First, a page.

Given how much writer, director, and special guest star Welles cares about performances—not only does he dub over one of the other actors, he steals a juicy monologue from Michael Lonsdale—one would think he’d have seen the problem with star Anthony Perkins. Because everyone’s looping their dialogue in The Trial, Perkins gave this performance at least twice. But probably more. And it never works.
There are contexts where Perkins’s performance could work. Had Welles turned the film into a Fox melodrama, a la Peyton Place, with aw-shucks Perkins discovering the realities of the American legal system, it might’ve worked. Not sure how all the ladies throwing themselves at Perkins would work then, though. It might’ve just been easier to get a different lead.
Perkins plays the part like he’s Jimmy Stewart gone to Washington; only Welles’s adaptation of the source novel doesn’t let time progress or characters develop. I had to check and see if the end’s the same as in the novel (it’s not, Welles made a very, very bad choice), and it also turns out the novel takes place exactly over a year. The movie takes place over a… week? Two? There’s some suggestion of time passing late in the second act. Still, since Perkins is an erratic, obnoxious American in some vaguely Eastern European city, he could also just be an entitled, impatient asshole.
Welles breaks out the film as a series of vignettes, which is nice because it helps compartmentalize the more and less successful scenes. Even with Perkins Mayberrying his way through the film, Welles is fully committed to the adaptation and busts ass. In addition to Perkins, Welles also has to contend with wanting cinematography from Edmond Richard. Richard’s lighting is so universally flat and bland, so ignorant of shadow, it gives the impression there wasn’t time or money for anything better. They’ve got the nifty sets—Jean Mandaroux doing the art direction—and Welles has all sorts of neat shots, but there’s no personality.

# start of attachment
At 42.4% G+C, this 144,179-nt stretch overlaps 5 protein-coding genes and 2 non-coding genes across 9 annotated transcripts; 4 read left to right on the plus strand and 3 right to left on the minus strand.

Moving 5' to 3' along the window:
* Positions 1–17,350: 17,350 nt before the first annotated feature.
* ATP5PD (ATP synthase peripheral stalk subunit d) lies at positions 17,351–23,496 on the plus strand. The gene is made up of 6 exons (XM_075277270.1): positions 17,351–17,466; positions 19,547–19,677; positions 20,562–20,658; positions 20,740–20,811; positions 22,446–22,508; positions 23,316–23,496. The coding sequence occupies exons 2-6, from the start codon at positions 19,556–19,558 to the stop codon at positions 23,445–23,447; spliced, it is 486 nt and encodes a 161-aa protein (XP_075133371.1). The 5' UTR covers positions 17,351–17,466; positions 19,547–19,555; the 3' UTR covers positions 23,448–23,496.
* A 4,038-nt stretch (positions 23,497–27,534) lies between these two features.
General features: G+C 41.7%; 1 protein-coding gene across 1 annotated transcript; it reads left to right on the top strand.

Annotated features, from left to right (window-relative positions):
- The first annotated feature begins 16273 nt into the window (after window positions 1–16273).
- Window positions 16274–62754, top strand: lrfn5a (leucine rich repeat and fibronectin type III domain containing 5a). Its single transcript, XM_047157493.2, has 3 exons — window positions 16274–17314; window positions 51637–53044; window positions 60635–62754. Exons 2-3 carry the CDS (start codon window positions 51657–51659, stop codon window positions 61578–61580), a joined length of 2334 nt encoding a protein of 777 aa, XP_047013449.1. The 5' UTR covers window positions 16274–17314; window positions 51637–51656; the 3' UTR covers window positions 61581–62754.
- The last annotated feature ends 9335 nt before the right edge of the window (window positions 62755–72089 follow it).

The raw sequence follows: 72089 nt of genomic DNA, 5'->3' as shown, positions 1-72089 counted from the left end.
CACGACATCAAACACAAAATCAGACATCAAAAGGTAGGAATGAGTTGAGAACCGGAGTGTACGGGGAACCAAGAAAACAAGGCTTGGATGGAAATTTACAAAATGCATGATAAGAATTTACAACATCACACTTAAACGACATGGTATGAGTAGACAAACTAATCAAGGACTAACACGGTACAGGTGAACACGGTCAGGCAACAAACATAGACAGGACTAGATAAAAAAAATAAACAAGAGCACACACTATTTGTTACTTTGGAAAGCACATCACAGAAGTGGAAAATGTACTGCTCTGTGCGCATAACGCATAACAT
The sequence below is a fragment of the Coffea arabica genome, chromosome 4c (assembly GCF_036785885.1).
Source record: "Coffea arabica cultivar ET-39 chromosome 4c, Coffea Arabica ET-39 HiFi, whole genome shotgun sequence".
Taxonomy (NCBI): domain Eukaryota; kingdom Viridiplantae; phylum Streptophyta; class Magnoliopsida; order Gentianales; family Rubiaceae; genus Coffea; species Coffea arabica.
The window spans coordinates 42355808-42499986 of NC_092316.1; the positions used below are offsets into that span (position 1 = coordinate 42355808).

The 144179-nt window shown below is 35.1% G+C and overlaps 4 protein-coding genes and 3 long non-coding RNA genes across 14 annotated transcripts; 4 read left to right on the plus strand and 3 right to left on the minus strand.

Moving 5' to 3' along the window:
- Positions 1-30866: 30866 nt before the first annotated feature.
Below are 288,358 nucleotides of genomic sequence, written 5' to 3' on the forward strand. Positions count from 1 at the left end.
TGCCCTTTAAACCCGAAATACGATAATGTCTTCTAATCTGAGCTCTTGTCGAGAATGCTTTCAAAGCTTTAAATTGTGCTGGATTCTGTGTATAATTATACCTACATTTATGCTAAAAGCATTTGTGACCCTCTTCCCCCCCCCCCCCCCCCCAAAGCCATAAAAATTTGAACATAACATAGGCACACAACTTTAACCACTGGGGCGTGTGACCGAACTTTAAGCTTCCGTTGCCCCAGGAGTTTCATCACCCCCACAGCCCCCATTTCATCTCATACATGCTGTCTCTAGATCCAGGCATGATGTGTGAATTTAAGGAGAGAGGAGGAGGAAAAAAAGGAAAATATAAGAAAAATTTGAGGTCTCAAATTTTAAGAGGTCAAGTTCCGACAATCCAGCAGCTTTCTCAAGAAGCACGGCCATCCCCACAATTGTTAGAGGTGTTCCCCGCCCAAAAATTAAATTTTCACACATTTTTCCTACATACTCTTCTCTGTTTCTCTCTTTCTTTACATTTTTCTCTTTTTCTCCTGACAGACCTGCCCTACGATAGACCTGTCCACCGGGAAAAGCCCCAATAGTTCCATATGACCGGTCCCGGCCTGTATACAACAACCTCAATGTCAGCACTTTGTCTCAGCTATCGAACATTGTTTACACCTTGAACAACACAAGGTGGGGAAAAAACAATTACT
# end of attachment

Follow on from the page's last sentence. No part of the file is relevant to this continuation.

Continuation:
It’s so flat it’d be better in color. At least there’d be some insight into what the characters are experiencing in their nightmare world. We see them, but we never see how they see one another. It might also explain why every woman in the movie throws herself at Anthony Perkins, ranging from his widowed landlady (Madeleine Robinson) to a couple dozen tweenage girls. In between, he romances Jeanne Moreau and Romy Schneider the most seriously.
Actually, wait, there’s also Elsa Martinelli. I lost count.
Perkins isn’t surprised at being irresistible, either. It’s apparently the norm for him, which suggests a far more lurid prequel, which Welles might’ve enjoyed directing. He tries his damndest to make Perkins and Schneider’s romantic interlude play like an exaggeratedly overt Hollywood melodrama. It’s never sexy because the women all have ulterior motives, and Perkins knows it and plans on bedding and abandoning them.
While Perkins disappoints, the rest of the cast is mostly excellent. Moreau, Schneider, and Akim Tamiroff are the standouts. Welles’s extended cameo is just okay. He under-directs himself.
The Trial’s fascinating. It’s long, it’s repetitive, it’s confounding, but it is fascinating as well. The use of music is outstanding; Jean Ledrut composed. The editing’s okay—better than the cinematography—but the cutting sometimes overcompensates for Welles not being able to do something because of budget.
Then there’s the ending. Of course, Welles had his reasons for changing the novel’s ending, but if he was going to do something so silly, why didn’t he end it at Stonehenge (where the demons dwell)?
But then, thanks to Welles being Welles, the film pulls up just a bit through the end credits—narrated by Welles—for a better landing. He just needed to remind everyone he’s Orson Welles, and he made this picture.
This post is part of the 2022 Classic Literature On Film Blogathon hosted by Paul of Silver Screen Classics.
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